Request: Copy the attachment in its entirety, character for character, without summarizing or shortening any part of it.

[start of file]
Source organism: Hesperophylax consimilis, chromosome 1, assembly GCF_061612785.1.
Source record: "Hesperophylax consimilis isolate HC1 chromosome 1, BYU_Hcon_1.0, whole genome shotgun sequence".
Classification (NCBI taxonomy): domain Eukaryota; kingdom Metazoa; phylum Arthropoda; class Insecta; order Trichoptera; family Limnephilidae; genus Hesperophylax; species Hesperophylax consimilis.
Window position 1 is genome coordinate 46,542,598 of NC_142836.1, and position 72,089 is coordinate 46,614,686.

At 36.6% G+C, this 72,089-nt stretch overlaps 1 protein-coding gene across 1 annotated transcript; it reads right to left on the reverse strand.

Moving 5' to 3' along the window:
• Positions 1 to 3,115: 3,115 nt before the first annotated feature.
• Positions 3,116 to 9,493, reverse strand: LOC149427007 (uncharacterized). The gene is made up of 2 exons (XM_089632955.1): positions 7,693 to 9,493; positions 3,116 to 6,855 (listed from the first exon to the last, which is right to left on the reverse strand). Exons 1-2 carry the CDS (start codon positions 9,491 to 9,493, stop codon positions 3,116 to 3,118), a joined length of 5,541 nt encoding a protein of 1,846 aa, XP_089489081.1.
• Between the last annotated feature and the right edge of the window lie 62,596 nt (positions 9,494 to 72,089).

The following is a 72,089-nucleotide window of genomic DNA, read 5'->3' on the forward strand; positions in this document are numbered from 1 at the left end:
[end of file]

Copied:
Source organism: Hesperophylax consimilis, chromosome 1, assembly GCF_061612785.1.
Source record: "Hesperophylax consimilis isolate HC1 chromosome 1, BYU_Hcon_1.0, whole genome shotgun sequence".
Classification (NCBI taxonomy): domain Eukaryota; kingdom Metazoa; phylum Arthropoda; class Insecta; order Trichoptera; family Limnephilidae; genus Hesperophylax; species Hesperophylax consimilis.
Window position 1 is genome coordinate 46,542,598 of NC_142836.1, and position 72,089 is coordinate 46,614,686.

At 36.6% G+C, this 72,089-nt stretch overlaps 1 protein-coding gene across 1 annotated transcript; it reads right to left on the reverse strand.

Moving 5' to 3' along the window:
• Positions 1 to 3,115: 3,115 nt before the first annotated feature.
• Positions 3,116 to 9,493, reverse strand: LOC149427007 (uncharacterized). The gene is made up of 2 exons (XM_089632955.1): positions 7,693 to 9,493; positions 3,116 to 6,855 (listed from the first exon to the last, which is right to left on the reverse strand). Exons 1-2 carry the CDS (start codon positions 9,491 to 9,493, stop codon positions 3,116 to 3,118), a joined length of 5,541 nt encoding a protein of 1,846 aa, XP_089489081.1.
• Between the last annotated feature and the right edge of the window lie 62,596 nt (positions 9,494 to 72,089).

The following is a 72,089-nucleotide window of genomic DNA, read 5'->3' on the forward strand; positions in this document are numbered from 1 at the left end: